Metal Gear Solid V: Ground Zeroes Review
Written Tuesday, March 18, 2014 By Richard Walker
Try as I might, I just can't get used to hearing Kiefer Sutherland as Snake. To me the character will forever be indelibly linked to former Snake voice actor David Hayter, in the same way that Kiefer's husky tones will always bring to mind Jack Bauer growling “previously on 24”. In Metal Gear Solid V: Ground Zeroes, Sutherland has very few lines, but what few utterances he does deliver prove somewhat jarring. Perhaps it's because we've spent over 15 years with Hayter as the voice of Snake or maybe it's because advancing age brings with it an increased resistance to even the slightest change. Whatever the case, it's not enough to diminish the enjoyment derived from Ground Zeroes, Kojima Productions' bite-sized prologue to Metal Gear Solid V: The Phantom Pain.
Ground Zeroes picks up with Metal Gear Solid 3: Snake Eater and Peace Walker protagonist Big Boss/Snake, as he infiltrates the Guantanamo Bay-style American black site Camp Omega in the driving rain. This initial Ground Zeroes mission is the tip of the iceberg in terms of the game's content, though reports that it can be completed in less than two hours are wholly accurate. I finished the core Ground Zeroes mission in 87 minutes, to be precise, accomplishing a trifling 9% completion statistic upon beating it. There's a lot more to the latest Metal Gear Solid than meets the eye, with several fully-fledged 'Side Ops' unlocking once you've beaten the main part of Ground Zeroes, tried to figure out the identity of antagonist 'Skull Face' and attempted to make sense of its gobbledegook story.
”I learned this move from The Undertaker.”
This narrative-driven portion of the game sees Snake rescuing Paz and Chico from the heavily guarded Camp Omega, tying into the events of Metal Gear Solid: Peace Walker. As ever, you have a number of tools at your disposal to get the job done, but what makes the game the most robust and playable Metal Gear yet, is the more conventional third-person shooter controls and mechanics, intuitive to any gamer worth his/her salt. As a result, combat is a far more viable option than it used to be in previous Metal Gear Solid games, with none of the clunky switching to a first-person camera to aim, instead using a more traditional aim and shoot system mapped to the triggers, not entirely unlike Peace Walker or MGS 4. Snake can even lie down and roll around like John McClane, firing off rounds like an action hero.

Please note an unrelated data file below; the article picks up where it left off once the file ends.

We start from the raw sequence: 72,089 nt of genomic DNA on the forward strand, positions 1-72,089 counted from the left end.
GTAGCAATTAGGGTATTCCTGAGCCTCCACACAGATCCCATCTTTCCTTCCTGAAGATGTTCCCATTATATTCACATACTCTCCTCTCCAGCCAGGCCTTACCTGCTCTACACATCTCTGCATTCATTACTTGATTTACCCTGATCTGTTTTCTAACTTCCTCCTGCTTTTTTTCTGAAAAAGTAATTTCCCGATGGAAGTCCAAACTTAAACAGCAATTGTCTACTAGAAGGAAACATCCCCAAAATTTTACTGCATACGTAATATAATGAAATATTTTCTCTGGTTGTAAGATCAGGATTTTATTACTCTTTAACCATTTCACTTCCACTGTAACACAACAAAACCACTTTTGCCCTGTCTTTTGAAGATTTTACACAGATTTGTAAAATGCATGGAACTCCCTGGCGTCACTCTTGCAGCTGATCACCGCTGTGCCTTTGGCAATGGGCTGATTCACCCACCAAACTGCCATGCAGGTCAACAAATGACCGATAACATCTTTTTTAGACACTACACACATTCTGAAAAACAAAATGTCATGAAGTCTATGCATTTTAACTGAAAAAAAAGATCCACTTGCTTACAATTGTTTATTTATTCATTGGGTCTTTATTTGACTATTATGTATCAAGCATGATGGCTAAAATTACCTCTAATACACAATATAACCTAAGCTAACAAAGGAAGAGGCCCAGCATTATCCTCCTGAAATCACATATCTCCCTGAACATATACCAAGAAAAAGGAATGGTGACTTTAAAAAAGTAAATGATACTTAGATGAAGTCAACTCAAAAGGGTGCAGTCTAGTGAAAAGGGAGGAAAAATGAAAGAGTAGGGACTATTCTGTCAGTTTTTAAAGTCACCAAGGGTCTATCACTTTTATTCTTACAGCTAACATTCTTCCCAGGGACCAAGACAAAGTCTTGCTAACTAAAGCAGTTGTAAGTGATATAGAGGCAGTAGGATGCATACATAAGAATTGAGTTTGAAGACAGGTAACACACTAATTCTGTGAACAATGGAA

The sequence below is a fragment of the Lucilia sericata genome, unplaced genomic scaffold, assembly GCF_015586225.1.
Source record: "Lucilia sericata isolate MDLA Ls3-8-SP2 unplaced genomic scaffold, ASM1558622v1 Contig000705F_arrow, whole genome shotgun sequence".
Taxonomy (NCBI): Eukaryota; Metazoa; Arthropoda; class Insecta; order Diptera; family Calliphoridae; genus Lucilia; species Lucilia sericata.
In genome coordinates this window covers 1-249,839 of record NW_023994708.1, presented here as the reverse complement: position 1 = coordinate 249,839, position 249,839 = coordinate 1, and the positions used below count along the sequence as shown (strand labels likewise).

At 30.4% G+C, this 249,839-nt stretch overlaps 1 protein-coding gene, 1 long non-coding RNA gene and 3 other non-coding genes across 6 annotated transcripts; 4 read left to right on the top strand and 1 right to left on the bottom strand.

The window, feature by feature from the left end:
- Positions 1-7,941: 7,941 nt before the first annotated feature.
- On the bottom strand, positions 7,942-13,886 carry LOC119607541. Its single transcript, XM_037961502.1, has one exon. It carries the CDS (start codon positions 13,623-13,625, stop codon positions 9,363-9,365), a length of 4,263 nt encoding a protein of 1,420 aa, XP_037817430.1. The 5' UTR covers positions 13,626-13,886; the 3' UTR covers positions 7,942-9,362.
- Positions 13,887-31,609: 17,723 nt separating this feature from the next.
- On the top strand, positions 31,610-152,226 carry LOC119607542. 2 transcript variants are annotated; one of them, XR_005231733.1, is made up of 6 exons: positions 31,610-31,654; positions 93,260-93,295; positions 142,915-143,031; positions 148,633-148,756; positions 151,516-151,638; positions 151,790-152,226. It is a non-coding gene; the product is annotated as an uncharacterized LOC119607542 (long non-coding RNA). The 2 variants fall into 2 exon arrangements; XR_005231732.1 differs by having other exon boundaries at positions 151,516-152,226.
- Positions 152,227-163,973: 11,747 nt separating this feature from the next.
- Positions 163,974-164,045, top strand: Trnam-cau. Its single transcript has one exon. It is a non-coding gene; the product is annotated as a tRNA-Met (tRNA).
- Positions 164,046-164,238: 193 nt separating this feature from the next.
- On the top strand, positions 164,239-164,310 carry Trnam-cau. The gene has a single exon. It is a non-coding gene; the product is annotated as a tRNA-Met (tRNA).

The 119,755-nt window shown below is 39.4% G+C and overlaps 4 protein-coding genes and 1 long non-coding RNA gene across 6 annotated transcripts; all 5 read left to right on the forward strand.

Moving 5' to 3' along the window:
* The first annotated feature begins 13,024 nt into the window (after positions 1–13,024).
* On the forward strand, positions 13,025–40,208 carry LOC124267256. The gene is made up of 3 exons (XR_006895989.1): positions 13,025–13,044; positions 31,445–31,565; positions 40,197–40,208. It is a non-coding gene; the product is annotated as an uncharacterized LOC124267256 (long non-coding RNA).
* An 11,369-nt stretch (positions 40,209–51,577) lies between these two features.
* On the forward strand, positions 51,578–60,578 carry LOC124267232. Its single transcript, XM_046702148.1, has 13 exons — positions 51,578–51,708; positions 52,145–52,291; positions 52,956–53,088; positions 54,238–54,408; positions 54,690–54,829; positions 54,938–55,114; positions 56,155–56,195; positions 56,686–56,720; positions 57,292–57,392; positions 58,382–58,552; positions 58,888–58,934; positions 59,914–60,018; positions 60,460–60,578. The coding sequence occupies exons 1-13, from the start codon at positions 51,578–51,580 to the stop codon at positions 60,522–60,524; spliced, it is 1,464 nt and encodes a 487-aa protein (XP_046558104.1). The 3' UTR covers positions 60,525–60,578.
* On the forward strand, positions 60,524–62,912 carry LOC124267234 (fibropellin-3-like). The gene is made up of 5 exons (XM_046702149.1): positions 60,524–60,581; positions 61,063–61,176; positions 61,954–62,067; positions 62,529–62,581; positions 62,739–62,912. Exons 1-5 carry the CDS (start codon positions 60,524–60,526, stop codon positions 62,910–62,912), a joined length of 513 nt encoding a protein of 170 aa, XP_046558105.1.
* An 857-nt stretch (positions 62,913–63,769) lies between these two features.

Of course, there's still an emphasis on stealth - as well there should be with any Metal Gear Solid title - and as such there's myriad options on that front. Metal Gear veterans will feel right at home crawling around, taking enemies down with tranquilliser rounds and then carefully dragging the body out of sight of patrolling troops. Snake can even grab enemies and pump them for information or have them lure fellow troops towards his location for an ambush. Alternatively, you can simply choke them into submission or murder them outright, as is your wont.
Ground Zeroes treads the perfect line between feeling like a Metal Gear game, while factoring in more modern action game sensibilities. In essence, it's the next natural step for the series and bodes incredibly well for The Phantom Pain. What doesn't bode quite so well is the relatively dour way in which Ground Zeroes' story is delivered. There's little evidence of the underlying humour and spirit that always made Metal Gear such a joy to play, leaving you with a sense that something integral is missing. And that final cut-scene moment (you'll know it when you see it), is something truly disturbing. It'll be forever etched into your brain. Nevertheless, having revisited the previous games in the series ahead of writing this review, this taster of what's to come could have benefitted from some of that old MGS magic.
”You've had too much to drink. I'll drive.”
Yet, it more than delivers on gameplay, with smart combat and stealth approaches proving equally rewarding. If stealth isn't your thing, there's a whole bucket full of havoc you can potentially wreak in Camp Omega, be it zipping around in jeeps or clambering into an armoured vehicle bristling with cannons. Don't be surprised if you find yourself getting shot to pieces for such brazen idiocy though. It's fun to mess around in Ground Zeroes, but you can still find yourself in a pinch if you happen to run out into the open like a fool. Guards can easily spot you from towers with their searchlights, while their vision is no longer limited to a short-sighted cone. Stand within an enemy's eyeline and you run the risk of raising the alarm, alerting the entire base to your bumbling presence.
With that in mind, Ground Zeroes introduces a few handy tools to aid you in evading guards. Spot enemies with Snake's binoculars or scope and you'll tag them, rendering them visible through walls. Natty technology for 1975, we think you'll agree. This proves essential, since Snake no longer has a radar to fall back on, but then nor does he have a stamina bar or psyche meter to take care of. Ground Zeroes pares everything down, serving up all the information Snake needs through his iDroid device. From here you can access your mini-map, set waypoint markers, see where sound and activity is emanating from, and call in choppers (to the sounds of Wagner's Ride of the Valkyries, if you like) to extract rescued prisoners from designated pick-up points.